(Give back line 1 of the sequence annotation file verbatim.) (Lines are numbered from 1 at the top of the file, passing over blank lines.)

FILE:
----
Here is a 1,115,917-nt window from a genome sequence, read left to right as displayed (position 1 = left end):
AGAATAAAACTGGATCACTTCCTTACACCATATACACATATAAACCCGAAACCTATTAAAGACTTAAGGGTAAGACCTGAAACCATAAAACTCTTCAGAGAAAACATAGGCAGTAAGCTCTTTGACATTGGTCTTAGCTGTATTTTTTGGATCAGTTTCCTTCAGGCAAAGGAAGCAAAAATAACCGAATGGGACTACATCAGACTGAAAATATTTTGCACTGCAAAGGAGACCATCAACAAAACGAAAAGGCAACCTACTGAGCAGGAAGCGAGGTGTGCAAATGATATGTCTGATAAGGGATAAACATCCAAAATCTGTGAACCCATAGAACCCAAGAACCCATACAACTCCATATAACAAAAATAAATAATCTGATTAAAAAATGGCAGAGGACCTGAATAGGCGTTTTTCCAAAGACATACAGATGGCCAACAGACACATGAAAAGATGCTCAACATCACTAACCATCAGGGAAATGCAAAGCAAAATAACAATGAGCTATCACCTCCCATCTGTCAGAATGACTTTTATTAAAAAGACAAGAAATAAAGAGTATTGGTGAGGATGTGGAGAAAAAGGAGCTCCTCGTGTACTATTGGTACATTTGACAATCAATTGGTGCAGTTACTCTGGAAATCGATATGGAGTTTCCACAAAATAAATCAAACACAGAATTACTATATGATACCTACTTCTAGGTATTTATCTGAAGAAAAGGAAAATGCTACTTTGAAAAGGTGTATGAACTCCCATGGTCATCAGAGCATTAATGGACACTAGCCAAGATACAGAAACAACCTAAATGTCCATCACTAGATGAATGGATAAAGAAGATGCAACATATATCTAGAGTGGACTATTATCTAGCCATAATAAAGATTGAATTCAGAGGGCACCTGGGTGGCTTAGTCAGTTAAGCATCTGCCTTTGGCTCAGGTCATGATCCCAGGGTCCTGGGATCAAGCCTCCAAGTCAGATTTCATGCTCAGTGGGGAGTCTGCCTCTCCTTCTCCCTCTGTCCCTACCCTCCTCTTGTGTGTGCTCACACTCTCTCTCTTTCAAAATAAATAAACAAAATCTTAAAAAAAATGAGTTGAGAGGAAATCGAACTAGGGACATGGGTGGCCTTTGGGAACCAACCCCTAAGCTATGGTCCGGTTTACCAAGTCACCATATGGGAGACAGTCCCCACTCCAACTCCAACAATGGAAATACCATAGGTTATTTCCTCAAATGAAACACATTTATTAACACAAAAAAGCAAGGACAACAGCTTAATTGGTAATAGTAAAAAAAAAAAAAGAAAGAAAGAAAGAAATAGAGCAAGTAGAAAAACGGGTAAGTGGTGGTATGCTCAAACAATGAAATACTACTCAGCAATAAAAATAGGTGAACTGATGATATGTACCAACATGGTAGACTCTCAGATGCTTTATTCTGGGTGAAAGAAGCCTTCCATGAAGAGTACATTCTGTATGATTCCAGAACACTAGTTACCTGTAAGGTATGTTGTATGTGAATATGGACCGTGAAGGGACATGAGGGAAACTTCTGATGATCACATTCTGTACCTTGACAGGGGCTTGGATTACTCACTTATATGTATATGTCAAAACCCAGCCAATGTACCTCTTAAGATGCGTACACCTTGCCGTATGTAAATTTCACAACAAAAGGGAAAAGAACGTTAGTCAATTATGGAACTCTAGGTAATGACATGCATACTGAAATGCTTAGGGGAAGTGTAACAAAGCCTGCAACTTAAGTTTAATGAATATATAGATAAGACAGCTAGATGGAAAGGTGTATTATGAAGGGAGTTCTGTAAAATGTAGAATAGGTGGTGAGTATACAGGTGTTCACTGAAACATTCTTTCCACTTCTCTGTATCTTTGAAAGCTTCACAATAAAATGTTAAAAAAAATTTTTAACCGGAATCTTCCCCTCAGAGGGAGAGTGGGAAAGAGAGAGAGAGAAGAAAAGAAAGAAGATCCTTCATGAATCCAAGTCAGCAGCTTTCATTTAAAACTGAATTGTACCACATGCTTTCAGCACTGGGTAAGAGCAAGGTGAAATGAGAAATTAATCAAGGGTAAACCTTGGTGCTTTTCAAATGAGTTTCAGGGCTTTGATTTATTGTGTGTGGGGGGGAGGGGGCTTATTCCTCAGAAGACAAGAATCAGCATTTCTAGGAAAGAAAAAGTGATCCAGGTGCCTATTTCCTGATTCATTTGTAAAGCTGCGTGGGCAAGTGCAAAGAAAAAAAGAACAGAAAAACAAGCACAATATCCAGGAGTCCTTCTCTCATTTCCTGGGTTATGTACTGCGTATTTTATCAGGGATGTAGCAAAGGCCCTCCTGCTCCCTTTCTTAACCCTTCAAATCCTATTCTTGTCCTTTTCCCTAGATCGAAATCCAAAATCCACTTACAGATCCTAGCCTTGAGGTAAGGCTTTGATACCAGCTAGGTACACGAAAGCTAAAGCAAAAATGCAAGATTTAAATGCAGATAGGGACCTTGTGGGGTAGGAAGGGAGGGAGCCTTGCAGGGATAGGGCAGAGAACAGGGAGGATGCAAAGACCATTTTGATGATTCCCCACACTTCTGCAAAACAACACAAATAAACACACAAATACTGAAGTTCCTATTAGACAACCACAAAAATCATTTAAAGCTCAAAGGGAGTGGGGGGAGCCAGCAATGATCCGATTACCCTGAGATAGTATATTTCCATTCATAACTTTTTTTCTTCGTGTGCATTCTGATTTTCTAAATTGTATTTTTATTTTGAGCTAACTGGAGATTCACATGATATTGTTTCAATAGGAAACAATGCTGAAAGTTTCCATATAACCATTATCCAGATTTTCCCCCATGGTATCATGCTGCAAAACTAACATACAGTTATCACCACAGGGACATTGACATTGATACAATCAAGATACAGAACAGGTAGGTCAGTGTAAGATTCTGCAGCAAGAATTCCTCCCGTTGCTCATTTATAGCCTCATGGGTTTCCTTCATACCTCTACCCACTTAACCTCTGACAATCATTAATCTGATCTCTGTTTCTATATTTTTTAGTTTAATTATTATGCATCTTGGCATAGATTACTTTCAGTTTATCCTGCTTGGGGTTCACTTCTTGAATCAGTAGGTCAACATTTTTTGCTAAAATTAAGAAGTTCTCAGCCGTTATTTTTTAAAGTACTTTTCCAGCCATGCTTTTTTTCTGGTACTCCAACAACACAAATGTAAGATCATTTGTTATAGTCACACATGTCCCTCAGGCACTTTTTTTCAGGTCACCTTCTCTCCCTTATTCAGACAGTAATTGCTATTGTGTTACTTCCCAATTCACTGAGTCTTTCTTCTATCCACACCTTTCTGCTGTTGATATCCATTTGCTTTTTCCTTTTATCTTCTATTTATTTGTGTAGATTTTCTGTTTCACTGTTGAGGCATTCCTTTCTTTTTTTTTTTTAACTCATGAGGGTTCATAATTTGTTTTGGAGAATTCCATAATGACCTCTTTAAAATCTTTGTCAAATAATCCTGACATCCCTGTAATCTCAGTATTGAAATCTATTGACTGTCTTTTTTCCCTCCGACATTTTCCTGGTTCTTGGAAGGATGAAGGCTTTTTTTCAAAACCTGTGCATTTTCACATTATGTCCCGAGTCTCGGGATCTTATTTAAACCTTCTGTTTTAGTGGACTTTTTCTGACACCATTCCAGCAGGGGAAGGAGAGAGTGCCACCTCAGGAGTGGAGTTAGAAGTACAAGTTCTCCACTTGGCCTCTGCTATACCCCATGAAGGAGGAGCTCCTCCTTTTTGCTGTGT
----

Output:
Here is a 1,115,917-nt window from a genome sequence, read left to right as displayed (position 1 = left end):